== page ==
By George Chen
This was a tough season for Stanford football fans.
Like many, I often found myself at a loss for words in the past four months. Stanford’s 8-5 record wasn’t shocking, but the way the team played in those five losses, and even in some of the wins, certainly was. We criticized the offensive line for its mental mistakes, Kevin Hogan for his inconsistency and the coaches for not giving the ball to Christian McCaffrey. And when we finished criticizing the coaches, we started over by bashing the O-line and Hogan again until we drowned in our own circular logic. Sure, we believe in equal opportunities, so we also sprinkled some of the blame on the running backs, but we spewed out a finite number of reasons and then proceeded to repeat them.
We fans tried to explain what went wrong this season as the weeks passed, but we failed. No reasoning was sound, no explanation satisfactory. For us, Stanford’s downward spiral was inexplicable.
But before the season had even ended, head coach David Shaw found the words that we failed to formulate. Perceptive as ever, Shaw knew exactly what this disappointing year meant in the big picture.
“This year hopefully will serve as a great reminder for the guys who will be on the team next year as to what happens if you don’t play your best,” Shaw said, a few days after Oregon had shredded Stanford’s vaunted defense and Pac-12 title hopes in one fell swoop. “You can’t not play your best and expect to be where we’ve been in the past.”
This season was a reminder to the coaches that it takes more than a few games for a new offensive line to gel; for the players, nothing short of a perfect game will be enough against the Ducks.
But just as important and perhaps forgotten, this season serves as a reminder for us fans. “Don’t ever forget how hard it was to get there,” Shaw told his players after the 2013 Rose Bowl win. Maybe some of the players forgot his message this season, but many fans have forgotten how hard it was for Stanford to get here.
Winning football games is not easy at Stanford. Recruiting may not be the only factor in determining a program’s success, but it is definitely the most important one. Every year how many ESPN 300 recruits do you think would pass Stanford’s stringent admission standards? 50? 25? 10? Among the 128 FBS schools in this country, Stanford suffers the biggest disadvantage in the most important part of the sport. There are no valid comparisons. Notre Dame, Northwestern and Michigan can pat themselves on the backs for having higher admission standards than Alabama and Oklahoma State, but thinking that those schools have similar requirements as Stanford is delusional.
These are realities, not excuses.
“Miracle” is the most overused cliché in sports, but what Jim Harbaugh accomplished at Stanford was a flat out miracle. Most people point to the transformation from 1-11 to 12-1 in four years as evidence of Harbaugh’s brilliance, but they too often gloss over the characters, both players and coaches, who Harbaugh brought to the program to make the meteoric rise possible.
Harbaugh turned two-and-a-half-star recruits into NFL players. In this past NFL season, 22 players from the 2010 Orange Bowl team played significant snaps, eight of whom just played in the first weekend of playoffs. Over 20 percent of Stanford’s entire 2010 roster, fourth-string players included, is currently playing in the NFL. Crazy. We often forget college assistant coaches, but Harbaugh’s coaching tree at Stanford was perhaps even more impressive: David Shaw, Vic Fangio, Greg Roman, Pep Hamilton, Willie Taggart, Brian Polian, Scott Shafer, Derek Mason, D.J. Durkin and Tim Drevno. That’s five FBS college football head coaches and three NFL coordinators, at least two of whom are legitimate NFL head coach candidates.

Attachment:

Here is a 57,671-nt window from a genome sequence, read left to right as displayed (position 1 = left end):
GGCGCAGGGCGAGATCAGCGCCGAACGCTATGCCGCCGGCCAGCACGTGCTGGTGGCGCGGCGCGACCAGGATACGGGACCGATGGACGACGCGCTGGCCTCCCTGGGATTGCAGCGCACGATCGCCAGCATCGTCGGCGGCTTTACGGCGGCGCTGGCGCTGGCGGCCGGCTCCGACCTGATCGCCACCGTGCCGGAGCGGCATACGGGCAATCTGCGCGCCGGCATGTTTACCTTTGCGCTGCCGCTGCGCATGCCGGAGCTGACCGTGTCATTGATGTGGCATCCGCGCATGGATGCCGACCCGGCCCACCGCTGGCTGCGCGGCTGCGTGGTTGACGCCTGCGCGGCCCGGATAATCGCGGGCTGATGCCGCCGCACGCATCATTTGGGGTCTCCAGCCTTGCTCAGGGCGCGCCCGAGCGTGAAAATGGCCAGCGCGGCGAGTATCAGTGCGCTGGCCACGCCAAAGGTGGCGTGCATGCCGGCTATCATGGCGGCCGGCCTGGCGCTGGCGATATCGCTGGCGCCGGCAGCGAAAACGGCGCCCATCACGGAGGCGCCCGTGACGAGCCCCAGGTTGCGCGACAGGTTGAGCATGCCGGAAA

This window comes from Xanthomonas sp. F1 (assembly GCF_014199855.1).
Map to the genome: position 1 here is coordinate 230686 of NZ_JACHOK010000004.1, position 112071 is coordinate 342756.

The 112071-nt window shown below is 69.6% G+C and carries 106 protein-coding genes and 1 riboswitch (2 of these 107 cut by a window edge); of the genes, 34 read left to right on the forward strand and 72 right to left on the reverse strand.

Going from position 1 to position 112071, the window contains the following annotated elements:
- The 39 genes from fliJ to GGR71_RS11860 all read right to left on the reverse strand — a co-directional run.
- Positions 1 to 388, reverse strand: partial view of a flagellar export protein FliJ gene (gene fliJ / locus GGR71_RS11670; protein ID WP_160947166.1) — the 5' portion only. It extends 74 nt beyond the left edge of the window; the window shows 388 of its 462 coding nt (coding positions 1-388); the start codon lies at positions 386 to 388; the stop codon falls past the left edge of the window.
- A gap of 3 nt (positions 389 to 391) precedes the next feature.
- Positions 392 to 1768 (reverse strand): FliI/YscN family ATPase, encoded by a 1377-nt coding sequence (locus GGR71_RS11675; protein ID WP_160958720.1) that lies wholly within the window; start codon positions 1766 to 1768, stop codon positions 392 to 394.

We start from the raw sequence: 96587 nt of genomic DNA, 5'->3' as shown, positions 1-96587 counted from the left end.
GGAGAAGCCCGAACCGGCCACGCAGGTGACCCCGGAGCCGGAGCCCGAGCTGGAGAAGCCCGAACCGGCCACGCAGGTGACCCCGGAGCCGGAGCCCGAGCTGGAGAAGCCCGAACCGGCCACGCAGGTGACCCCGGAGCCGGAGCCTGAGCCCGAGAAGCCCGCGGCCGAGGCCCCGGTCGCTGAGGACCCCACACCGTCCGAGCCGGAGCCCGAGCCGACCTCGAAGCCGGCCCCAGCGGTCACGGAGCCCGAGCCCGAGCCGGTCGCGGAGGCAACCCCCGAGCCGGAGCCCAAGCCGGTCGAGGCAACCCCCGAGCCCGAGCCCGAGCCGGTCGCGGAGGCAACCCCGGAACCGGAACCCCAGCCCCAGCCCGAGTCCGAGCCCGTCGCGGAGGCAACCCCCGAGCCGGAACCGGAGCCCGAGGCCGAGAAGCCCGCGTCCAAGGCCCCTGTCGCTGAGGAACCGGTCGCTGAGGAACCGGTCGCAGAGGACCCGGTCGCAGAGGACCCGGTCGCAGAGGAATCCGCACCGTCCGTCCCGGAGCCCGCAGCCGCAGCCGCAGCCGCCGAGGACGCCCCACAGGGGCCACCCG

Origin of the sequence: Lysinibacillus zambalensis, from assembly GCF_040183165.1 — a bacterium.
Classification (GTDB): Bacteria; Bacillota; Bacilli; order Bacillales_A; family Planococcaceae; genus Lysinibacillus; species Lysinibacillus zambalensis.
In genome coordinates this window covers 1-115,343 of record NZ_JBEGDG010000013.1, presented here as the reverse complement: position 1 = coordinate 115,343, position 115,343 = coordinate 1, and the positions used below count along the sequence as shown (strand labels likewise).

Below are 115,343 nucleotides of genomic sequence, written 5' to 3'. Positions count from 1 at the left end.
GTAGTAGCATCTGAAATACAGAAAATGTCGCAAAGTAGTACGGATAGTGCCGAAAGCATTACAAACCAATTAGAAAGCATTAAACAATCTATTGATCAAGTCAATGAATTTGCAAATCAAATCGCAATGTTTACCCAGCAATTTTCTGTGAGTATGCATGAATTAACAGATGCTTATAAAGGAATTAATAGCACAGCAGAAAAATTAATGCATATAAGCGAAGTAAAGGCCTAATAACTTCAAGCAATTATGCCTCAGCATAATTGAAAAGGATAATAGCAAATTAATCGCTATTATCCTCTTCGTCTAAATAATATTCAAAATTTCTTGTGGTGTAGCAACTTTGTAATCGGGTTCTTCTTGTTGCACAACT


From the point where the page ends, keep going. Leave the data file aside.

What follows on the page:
People point to Harbaugh changing the culture at Stanford as a major reason for the Cardinal’s turnaround. Yes, Harbaugh revamped Stanford’s image with his eccentric personality and sideline meltdowns, but he also had the tangible talent to back it up. You don’t go from 1-11 to 12-1 by just yelling at people. I’m not sure if Stanford will enjoy the combination of player and coaching talent that Harbaugh brought with him ever again.
Shaw should be given credit for doing a lot, but Harbaugh gave Shaw a lot. Even though Shannon Turley and Lance Anderson chose not to follow Harbaugh to Michigan, Sunday’s weird series of conflicting reports once again reminded us that Harbaugh laid out many of our team’s strengths that we see even today.
History says Stanford’s great run of success is unmaintainable. The fact that Stanford will most likely not see, for a while, the same level of great players and coaching talent it had in 2010 seems to support that argument. I’m not here to tell you whether it is or it isn’t — only time will tell.
But my biggest concern isn’t whether Stanford will make the College Football Playoff in the next few seasons. What I worry about the most is that the newest generation of Stanford players and fans will forget the 1-11 2006 season. I worry that without the players who went through the historic transformation, and who understand what it takes to win a Pac-12 title, Stanford will take winning for granted. “The price always increases” was a mantra by which the recent Orange, Fiesta and Rose Bowl teams lived. Will our newest recruits truly understand what that phrase entails?
This season served as a reminder. Let’s hope it’s the only one we need.
George Chen forgot to mention one other person in the group of people that Stanford fans have blamed for this past season: himself. To remind George of his unsatisfactory post-game recaps, please e-mail him at gchen15 ‘at’ stanford.edu.